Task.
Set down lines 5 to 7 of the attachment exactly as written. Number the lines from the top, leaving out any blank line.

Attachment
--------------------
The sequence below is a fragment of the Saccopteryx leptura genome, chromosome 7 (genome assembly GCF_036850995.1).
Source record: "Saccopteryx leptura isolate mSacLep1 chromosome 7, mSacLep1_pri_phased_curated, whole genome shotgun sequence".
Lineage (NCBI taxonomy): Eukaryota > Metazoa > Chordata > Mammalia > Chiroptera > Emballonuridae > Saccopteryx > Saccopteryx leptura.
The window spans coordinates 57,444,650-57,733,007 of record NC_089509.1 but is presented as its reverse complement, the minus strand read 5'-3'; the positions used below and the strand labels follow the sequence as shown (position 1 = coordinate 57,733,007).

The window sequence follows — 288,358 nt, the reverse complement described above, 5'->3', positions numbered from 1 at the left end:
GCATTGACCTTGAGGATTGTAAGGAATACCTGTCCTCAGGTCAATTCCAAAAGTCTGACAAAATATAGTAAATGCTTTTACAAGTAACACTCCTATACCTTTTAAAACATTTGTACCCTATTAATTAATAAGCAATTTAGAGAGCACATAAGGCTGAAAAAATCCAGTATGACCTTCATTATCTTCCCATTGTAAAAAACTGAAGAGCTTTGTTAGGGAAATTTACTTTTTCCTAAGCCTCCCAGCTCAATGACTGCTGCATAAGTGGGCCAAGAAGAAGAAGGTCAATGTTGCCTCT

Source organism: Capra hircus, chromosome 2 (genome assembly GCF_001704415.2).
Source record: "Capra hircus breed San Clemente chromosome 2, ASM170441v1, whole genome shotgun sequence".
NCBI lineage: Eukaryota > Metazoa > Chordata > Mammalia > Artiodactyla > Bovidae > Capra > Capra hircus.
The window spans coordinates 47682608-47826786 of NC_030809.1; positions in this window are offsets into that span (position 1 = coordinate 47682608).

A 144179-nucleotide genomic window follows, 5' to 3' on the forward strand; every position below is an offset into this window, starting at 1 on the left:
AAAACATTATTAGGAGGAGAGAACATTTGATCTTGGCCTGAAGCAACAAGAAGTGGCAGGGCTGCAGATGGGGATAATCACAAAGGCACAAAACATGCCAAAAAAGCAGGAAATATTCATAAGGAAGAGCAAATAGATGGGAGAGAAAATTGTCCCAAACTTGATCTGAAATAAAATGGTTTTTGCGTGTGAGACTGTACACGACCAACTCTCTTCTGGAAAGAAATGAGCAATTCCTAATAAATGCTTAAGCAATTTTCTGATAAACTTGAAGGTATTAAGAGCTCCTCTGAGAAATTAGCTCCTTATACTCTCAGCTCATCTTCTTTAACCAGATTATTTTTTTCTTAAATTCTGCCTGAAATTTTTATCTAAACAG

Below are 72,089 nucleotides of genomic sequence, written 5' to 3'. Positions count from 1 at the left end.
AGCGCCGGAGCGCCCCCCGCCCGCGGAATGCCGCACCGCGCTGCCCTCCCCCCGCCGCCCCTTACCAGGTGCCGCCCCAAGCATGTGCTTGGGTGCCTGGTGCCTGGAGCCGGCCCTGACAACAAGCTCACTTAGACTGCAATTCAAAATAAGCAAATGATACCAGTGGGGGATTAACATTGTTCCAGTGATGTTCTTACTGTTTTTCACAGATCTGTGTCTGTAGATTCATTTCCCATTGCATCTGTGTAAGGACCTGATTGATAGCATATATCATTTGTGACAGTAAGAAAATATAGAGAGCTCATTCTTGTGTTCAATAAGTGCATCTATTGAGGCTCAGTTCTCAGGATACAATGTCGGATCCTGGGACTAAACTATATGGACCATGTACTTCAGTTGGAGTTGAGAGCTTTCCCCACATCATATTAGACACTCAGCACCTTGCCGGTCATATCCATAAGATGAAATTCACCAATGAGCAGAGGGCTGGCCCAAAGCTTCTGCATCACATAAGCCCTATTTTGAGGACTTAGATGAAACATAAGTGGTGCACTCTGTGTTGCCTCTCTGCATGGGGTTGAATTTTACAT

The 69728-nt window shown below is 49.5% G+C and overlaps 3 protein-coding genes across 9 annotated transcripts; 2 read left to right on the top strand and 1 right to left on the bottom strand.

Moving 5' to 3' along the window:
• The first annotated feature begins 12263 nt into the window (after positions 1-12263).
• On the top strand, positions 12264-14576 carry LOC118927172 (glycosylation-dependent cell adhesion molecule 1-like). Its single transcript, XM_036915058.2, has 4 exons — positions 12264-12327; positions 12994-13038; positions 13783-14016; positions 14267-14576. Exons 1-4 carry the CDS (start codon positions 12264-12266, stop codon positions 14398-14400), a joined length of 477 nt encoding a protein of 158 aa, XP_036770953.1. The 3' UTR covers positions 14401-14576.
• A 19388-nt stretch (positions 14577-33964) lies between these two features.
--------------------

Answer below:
The window sequence follows — 288,358 nt, the reverse complement described above, 5'->3', positions numbered from 1 at the left end:
GCATTGACCTTGAGGATTGTAAGGAATACCTGTCCTCAGGTCAATTCCAAAAGTCTGACAAAATATAGTAAATGCTTTTACAAGTAACACTCCTATACCTTTTAAAACATTTGTACCCTATTAATTAATAAGCAATTTAGAGAGCACATAAGGCTGAAAAAATCCAGTATGACCTTCATTATCTTCCCATTGTAAAAAACTGAAGAGCTTTGTTAGGGAAATTTACTTTTTCCTAAGCCTCCCAGCTCAATGACTGCTGCATAAGTGGGCCAAGAAGAAGAAGGTCAATGTTGCCTCT

Source organism: Capra hircus, chromosome 2 (genome assembly GCF_001704415.2).